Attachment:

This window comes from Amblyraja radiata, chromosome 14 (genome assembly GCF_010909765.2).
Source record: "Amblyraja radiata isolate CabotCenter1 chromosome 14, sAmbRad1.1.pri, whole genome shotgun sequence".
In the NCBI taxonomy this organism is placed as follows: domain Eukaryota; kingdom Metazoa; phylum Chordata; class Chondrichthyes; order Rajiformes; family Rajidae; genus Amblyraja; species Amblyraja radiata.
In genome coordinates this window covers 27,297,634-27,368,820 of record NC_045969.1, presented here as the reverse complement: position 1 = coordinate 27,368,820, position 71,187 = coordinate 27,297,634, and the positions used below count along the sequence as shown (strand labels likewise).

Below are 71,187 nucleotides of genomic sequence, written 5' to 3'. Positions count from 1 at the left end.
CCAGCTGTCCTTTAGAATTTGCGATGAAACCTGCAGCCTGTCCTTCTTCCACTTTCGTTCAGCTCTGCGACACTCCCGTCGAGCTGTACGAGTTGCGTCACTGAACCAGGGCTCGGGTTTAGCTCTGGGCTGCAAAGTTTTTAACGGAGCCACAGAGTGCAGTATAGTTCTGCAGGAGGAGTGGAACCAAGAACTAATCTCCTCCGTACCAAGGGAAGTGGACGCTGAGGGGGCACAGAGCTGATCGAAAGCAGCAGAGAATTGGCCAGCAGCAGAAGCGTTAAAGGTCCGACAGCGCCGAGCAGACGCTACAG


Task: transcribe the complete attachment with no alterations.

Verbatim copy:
This window comes from Amblyraja radiata, chromosome 14 (genome assembly GCF_010909765.2).
Source record: "Amblyraja radiata isolate CabotCenter1 chromosome 14, sAmbRad1.1.pri, whole genome shotgun sequence".
In the NCBI taxonomy this organism is placed as follows: domain Eukaryota; kingdom Metazoa; phylum Chordata; class Chondrichthyes; order Rajiformes; family Rajidae; genus Amblyraja; species Amblyraja radiata.
In genome coordinates this window covers 27,297,634-27,368,820 of record NC_045969.1, presented here as the reverse complement: position 1 = coordinate 27,368,820, position 71,187 = coordinate 27,297,634, and the positions used below count along the sequence as shown (strand labels likewise).

Below are 71,187 nucleotides of genomic sequence, written 5' to 3'. Positions count from 1 at the left end.
CCAGCTGTCCTTTAGAATTTGCGATGAAACCTGCAGCCTGTCCTTCTTCCACTTTCGTTCAGCTCTGCGACACTCCCGTCGAGCTGTACGAGTTGCGTCACTGAACCAGGGCTCGGGTTTAGCTCTGGGCTGCAAAGTTTTTAACGGAGCCACAGAGTGCAGTATAGTTCTGCAGGAGGAGTGGAACCAAGAACTAATCTCCTCCGTACCAAGGGAAGTGGACGCTGAGGGGGCACAGAGCTGATCGAAAGCAGCAGAGAATTGGCCAGCAGCAGAAGCGTTAAAGGTCCGACAGCGCCGAGCAGACGCTACAG